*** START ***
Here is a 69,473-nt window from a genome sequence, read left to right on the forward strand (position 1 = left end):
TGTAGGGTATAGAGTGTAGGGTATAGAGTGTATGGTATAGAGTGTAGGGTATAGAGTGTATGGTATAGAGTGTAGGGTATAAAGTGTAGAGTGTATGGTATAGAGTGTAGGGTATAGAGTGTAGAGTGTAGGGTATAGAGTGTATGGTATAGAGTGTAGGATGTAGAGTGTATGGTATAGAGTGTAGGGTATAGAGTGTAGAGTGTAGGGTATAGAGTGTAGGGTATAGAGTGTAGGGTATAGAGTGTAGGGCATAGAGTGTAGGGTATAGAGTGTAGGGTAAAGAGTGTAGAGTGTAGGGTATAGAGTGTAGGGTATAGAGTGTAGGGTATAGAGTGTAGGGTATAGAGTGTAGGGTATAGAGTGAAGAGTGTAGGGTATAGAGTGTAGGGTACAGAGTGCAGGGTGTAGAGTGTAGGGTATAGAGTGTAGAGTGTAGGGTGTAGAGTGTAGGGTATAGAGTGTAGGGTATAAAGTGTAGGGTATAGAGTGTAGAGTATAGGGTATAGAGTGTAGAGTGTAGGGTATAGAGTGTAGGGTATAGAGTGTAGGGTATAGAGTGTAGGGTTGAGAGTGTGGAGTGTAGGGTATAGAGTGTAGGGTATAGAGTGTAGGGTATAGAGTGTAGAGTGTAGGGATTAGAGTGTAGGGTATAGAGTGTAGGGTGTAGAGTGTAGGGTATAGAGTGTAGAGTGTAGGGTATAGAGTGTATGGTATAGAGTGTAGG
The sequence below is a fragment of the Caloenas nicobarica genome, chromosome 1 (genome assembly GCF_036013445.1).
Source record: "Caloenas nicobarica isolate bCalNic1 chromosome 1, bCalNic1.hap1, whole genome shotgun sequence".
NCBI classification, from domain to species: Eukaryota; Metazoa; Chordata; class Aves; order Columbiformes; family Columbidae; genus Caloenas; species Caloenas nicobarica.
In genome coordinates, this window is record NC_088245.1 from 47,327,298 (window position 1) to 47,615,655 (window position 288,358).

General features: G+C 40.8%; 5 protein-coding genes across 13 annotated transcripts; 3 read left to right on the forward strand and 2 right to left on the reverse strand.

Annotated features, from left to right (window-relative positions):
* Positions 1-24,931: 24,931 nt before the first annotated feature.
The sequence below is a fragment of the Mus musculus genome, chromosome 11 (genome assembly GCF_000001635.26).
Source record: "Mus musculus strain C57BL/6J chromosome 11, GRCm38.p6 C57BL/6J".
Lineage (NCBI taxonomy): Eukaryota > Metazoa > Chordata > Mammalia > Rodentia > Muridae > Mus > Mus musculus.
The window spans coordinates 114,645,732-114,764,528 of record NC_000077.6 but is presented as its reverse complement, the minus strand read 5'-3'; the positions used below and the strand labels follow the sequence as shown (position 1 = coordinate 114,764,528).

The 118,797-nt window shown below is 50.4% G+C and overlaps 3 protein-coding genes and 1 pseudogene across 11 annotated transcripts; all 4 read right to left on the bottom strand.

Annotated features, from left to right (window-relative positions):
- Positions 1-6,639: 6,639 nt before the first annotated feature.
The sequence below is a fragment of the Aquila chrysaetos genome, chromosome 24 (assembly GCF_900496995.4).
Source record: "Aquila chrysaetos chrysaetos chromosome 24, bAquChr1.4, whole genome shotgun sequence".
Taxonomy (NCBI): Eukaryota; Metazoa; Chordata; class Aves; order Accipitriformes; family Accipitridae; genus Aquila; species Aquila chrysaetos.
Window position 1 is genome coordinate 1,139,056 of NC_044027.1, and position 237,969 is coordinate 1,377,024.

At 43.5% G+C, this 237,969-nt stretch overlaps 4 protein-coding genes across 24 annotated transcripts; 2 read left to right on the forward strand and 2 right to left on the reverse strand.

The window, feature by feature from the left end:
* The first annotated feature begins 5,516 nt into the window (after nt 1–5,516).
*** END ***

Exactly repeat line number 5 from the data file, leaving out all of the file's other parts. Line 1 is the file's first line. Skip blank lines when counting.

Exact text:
NCBI classification, from domain to species: Eukaryota; Metazoa; Chordata; class Aves; order Columbiformes; family Columbidae; genus Caloenas; species Caloenas nicobarica.